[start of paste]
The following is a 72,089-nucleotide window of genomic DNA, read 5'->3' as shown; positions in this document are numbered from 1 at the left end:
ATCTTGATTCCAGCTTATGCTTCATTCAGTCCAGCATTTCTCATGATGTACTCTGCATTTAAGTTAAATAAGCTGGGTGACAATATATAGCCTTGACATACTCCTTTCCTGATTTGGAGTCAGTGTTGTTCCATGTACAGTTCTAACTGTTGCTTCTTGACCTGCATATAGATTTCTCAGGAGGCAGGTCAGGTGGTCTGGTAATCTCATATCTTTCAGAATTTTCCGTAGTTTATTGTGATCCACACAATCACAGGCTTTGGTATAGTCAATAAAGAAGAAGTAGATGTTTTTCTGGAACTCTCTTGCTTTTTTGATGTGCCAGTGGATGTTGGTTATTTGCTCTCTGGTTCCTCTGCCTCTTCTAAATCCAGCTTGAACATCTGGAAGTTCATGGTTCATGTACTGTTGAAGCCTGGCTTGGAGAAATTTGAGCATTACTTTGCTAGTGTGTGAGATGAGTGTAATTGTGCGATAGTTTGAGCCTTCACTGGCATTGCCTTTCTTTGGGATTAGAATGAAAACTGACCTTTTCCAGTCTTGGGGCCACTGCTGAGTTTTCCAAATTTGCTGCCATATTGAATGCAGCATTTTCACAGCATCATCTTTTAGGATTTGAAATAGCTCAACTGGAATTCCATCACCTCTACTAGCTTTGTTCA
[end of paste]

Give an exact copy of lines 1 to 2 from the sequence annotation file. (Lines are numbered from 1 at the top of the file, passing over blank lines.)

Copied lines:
The following is a 72,089-nucleotide window of genomic DNA, read 5'->3' as shown; positions in this document are numbered from 1 at the left end:
ATCTTGATTCCAGCTTATGCTTCATTCAGTCCAGCATTTCTCATGATGTACTCTGCATTTAAGTTAAATAAGCTGGGTGACAATATATAGCCTTGACATACTCCTTTCCTGATTTGGAGTCAGTGTTGTTCCATGTACAGTTCTAACTGTTGCTTCTTGACCTGCATATAGATTTCTCAGGAGGCAGGTCAGGTGGTCTGGTAATCTCATATCTTTCAGAATTTTCCGTAGTTTATTGTGATCCACACAATCACAGGCTTTGGTATAGTCAATAAAGAAGAAGTAGATGTTTTTCTGGAACTCTCTTGCTTTTTTGATGTGCCAGTGGATGTTGGTTATTTGCTCTCTGGTTCCTCTGCCTCTTCTAAATCCAGCTTGAACATCTGGAAGTTCATGGTTCATGTACTGTTGAAGCCTGGCTTGGAGAAATTTGAGCATTACTTTGCTAGTGTGTGAGATGAGTGTAATTGTGCGATAGTTTGAGCCTTCACTGGCATTGCCTTTCTTTGGGATTAGAATGAAAACTGACCTTTTCCAGTCTTGGGGCCACTGCTGAGTTTTCCAAATTTGCTGCCATATTGAATGCAGCATTTTCACAGCATCATCTTTTAGGATTTGAAATAGCTCAACTGGAATTCCATCACCTCTACTAGCTTTGTTCA